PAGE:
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It's Time to Close Out Your Short Euro Trade

By Dr. Steve Sjuggerud
Friday, June 11, 2010

Six months ago, in my newsletter True Wealth, I told readers it was time to bet against the euro:
This type of opportunity doesn't come along very often. It's time to bet against the euro. It's overpriced. A mountain of factors is against it. And a downtrend has been established – so it's time to make the trade.
I recommended the ProShares UltraShort Euro Fund (EUO). It's an exchange-traded fund designed to rise 2% if the euro falls by 1%.
My subscribers are up nearly 40% since December...
But today, the euro is in nearly the opposite position it was in back in December, as I'll explain. Now, it is time to close out our position and take our profits.
Back in December, investors were extremely optimistic about the euro and pessimistic about the U.S. dollar. Today, six months later, we're in the opposite position... The sentiment surveys show investors are at record levels of pessimism about the euro.
Traders are putting their money where their mouth is, too. Looking at the "commitments of traders," you can see they've bet against the euro in larger numbers than ever before – by far. The thing is, all these bets will have to be unwound... and the way they are unwound is with a "buy" order for euros.
Back in December, nobody talked about Europe's woes yet. I wrote about Greece back then and what was possible. But nobody was worried about Europe yet. Now, investors are worried... We're hearing talk about the potential collapse of the euro. Now that's pessimism!
Also, back in December, I showed how the euro was wildly overvalued – it was at least 35% overvalued versus the U.S. dollar. But now that the euro has fallen from $1.50 to $1.20, it is no longer wildly overvalued. It's fallen back to a "normal" range.
Could the euro keep crashing? Absolutely. Could it go to parity with the U.S. dollar... or even lower? Absolutely.
But we have made an extraordinary gain in six months, particularly on a simple currency trade. I am afraid we could see a violent rally higher in the euro, wiping out some of our profits. Then the euro will return to its downtrend.
Sizing it up now, with all the negative sentiment, and with all the bets against it, I'd be more inclined to buy the euro than sell it. I'd need to see an uptrend first, of course. But even then, the euro is not cheap enough. I typically only do currency trades when I have all my ducks in a row, like we did in December.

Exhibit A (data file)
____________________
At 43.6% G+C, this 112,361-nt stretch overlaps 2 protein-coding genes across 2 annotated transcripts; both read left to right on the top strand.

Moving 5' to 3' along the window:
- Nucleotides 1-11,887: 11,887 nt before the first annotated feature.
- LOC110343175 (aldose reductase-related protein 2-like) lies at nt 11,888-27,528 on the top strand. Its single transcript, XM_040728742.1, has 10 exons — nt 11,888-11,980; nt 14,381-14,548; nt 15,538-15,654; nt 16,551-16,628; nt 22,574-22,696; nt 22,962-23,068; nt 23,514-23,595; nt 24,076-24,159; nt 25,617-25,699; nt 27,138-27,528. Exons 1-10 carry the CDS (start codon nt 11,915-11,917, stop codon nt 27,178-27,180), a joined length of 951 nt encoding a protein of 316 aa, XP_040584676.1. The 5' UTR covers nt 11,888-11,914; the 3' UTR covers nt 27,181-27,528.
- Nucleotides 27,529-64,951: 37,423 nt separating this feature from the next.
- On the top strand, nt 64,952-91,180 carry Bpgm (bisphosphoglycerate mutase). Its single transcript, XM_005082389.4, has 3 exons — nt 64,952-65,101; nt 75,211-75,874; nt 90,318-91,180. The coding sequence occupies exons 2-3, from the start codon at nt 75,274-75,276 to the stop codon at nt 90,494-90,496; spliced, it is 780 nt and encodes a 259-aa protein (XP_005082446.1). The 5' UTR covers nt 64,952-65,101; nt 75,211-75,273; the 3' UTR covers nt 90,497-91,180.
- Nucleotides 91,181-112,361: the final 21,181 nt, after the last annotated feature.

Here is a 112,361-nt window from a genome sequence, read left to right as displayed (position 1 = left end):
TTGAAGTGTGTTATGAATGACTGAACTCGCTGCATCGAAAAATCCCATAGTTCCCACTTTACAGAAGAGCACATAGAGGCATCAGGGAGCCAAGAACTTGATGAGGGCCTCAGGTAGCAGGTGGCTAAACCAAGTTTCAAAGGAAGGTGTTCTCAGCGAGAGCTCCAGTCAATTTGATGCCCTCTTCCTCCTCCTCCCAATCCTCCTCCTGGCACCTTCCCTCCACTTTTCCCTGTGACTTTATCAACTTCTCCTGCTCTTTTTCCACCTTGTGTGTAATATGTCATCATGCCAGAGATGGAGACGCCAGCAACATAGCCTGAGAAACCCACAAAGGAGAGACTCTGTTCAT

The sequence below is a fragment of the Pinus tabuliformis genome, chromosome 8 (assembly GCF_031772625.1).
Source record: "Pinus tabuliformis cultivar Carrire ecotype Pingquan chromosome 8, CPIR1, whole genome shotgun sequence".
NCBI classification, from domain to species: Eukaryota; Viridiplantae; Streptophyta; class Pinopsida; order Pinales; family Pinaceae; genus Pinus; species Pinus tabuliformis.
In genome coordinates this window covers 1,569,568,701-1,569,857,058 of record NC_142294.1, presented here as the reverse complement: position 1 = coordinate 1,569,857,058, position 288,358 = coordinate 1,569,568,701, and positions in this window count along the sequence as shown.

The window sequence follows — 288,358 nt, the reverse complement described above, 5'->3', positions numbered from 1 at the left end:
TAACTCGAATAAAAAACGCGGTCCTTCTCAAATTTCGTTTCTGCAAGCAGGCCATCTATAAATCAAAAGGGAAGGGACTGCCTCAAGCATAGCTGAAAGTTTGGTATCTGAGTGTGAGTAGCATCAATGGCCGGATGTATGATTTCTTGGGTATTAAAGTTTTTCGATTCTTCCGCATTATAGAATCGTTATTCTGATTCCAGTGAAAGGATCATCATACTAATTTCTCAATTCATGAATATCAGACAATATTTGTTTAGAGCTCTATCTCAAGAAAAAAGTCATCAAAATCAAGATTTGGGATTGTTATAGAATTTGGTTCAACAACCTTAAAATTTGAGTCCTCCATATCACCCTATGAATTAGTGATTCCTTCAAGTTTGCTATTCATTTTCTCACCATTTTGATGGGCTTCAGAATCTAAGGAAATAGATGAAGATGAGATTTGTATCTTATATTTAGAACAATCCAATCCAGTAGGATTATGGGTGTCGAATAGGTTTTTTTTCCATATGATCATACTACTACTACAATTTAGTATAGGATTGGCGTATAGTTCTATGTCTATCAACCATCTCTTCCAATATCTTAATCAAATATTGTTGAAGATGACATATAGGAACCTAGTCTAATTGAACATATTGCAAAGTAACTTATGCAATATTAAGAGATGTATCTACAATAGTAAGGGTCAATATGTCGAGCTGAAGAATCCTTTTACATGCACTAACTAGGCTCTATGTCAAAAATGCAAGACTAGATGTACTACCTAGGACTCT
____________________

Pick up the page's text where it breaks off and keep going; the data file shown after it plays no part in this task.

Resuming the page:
So it's not time to buy the euro. It's simply time to close our bets against it and pocket our big profits.
Good investing,

Further Reading:

You'll find Steve's first "short euro" DailyWealth essay here: It's Time to Bet Against the Euro. And he "pounded the table" on the idea here: How I'm Betting Against the Euro. If you followed his advice, you're pocketing some solid gains today.
For Steve's next big winner, check out his essay on where to find a safe, 17% dividend. Right now, this company is in a "Goldilocks" situation – there's almost never been a better time to be in this business, which means it's throwing off huge cash payments to shareholders. You'll find all the details and the stock to buy here: Where to Get 17% Interest – Safely.

Market Notes


One of our proprietary DailyWealth "investment systems" is signaling "buy" right now.
Back in March, we introduced a foolproof system for making safe long-term investments. Our system involves just one stock, Johnson & Johnson (JNJ). Why did we choose JNJ for our "system"?
Well, JNJ has all kinds of attributes the sophisticated investor demands when putting money to work. The company owns a suite of world-class brand names – like Listerine, Band-Aid, Neutrogena, Splenda, Rogaine, and Tylenol. It earns high profit margins. It sports a bulletproof balance sheet. And its dividend payout is as consistent as the sunrise.
JNJ is such a dominant, wonderful business, its shares tend to decline significantly only when investors freak out and lose faith in the stock market, capitalism, and the Western way of life. Such declines occurred in 2000, 2002, and 2008. All were opportunities to load up on cheap JNJ shares.
As you can see from today's chart, JNJ shares have suffered a small "freak out." Broad market concerns have pushed the stock down from its 2010 high of $66 per share to $59. This leaves the company trading for around 12 times earnings and sporting a dividend yield of nearly 4%. For those with a long-term time horizon, this is "back up the truck" time.

Johnson & Johnson has suffered a big short-term decline

In The Daily Crux

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